Forschungs- & Entwicklungsinformationsdienst der Gemeinschaft - CORDIS

Genetic markers

Estimating genetic diversity and the extent of gene flow between populations in fragmented landscapes was the other main goal of our work package. Two different molecular markers were developed to estimate genetic diversity and gene flow, respectively. Genetic diversity was analysed using chloroplast DNA whereas gene flow will be assessed using microsatellite

Chloroplast DNA (cpDNA hereafter) is commonly used in evolutionary and phylogenetic studies given its particular characteristics. In particular, cpDNA evolves slowly and most cpDNA polymorphisms are thought to be caused by structural rearrangement or mutation. However, several other studies have used cpDNA to assess the large-scale genetic relationship among and between populations of plant species across a considerable part of their distribution area. Genetic variation of several TRANSPLANT study species (Succisa pratensis, Hypochaeris radicata, Tragopogon pratensis, Scabiosa columbaria, Pimpinella saxifraga, Ranunculus bulbosus and Carlina vulgaris) was analysed using all cpDNA markers available (around 15 cpDNA markers) and the method of polymerase chain reaction - restriction fragment length polymorphism (PCR¿RFLP). To our knowledge, it must be noted that the analysis of cpDNA variation in these species represents a novel result.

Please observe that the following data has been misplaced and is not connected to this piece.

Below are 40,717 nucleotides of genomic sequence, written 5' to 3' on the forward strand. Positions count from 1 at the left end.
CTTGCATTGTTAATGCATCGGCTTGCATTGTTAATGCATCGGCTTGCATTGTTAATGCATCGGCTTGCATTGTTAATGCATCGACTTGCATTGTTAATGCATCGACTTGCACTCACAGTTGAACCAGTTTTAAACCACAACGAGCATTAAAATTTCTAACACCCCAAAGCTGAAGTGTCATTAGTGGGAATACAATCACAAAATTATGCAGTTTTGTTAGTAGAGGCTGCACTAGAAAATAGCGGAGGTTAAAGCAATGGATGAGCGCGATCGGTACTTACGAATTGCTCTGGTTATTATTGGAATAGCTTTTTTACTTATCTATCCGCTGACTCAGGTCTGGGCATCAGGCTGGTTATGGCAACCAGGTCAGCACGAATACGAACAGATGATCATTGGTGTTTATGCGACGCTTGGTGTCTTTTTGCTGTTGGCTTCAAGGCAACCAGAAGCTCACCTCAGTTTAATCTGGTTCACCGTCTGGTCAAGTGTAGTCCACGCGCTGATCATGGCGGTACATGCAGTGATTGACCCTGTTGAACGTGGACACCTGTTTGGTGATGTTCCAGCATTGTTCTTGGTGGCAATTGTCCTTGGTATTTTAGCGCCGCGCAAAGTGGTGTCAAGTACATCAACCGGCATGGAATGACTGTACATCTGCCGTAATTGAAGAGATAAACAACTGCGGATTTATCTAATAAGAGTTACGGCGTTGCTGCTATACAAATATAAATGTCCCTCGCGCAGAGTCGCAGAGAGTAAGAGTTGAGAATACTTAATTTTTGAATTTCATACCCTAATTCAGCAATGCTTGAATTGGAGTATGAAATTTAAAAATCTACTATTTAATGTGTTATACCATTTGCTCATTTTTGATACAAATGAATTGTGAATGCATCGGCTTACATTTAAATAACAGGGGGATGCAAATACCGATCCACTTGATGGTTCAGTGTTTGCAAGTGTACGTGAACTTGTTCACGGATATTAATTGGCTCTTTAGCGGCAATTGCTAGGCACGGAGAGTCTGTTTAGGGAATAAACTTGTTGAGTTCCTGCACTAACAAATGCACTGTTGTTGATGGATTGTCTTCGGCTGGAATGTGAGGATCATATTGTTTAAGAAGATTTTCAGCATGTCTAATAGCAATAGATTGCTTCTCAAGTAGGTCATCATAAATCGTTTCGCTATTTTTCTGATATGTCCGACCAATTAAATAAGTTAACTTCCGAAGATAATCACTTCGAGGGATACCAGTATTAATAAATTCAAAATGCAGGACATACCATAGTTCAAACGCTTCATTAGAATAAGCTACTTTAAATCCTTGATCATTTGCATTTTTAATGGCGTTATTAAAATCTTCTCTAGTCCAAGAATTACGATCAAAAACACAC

Microsatellites are nuclear markers based on the repetition of bases that can show high levels of polymorphism. It still remains controversial whether the variation shown by microsatellites is neutral or not. Nevertheless, microsatellites have been proved to be highly effective for population genetics studies, such as parental analysis, population genetic structuring, or gene flow among fragmented populations. Between 5-10 polymorphic microsatellites were successfully developed for Hypochaeris radicata and are being used to analyse the gene flow among fragmented populations in a Dutch landscape.

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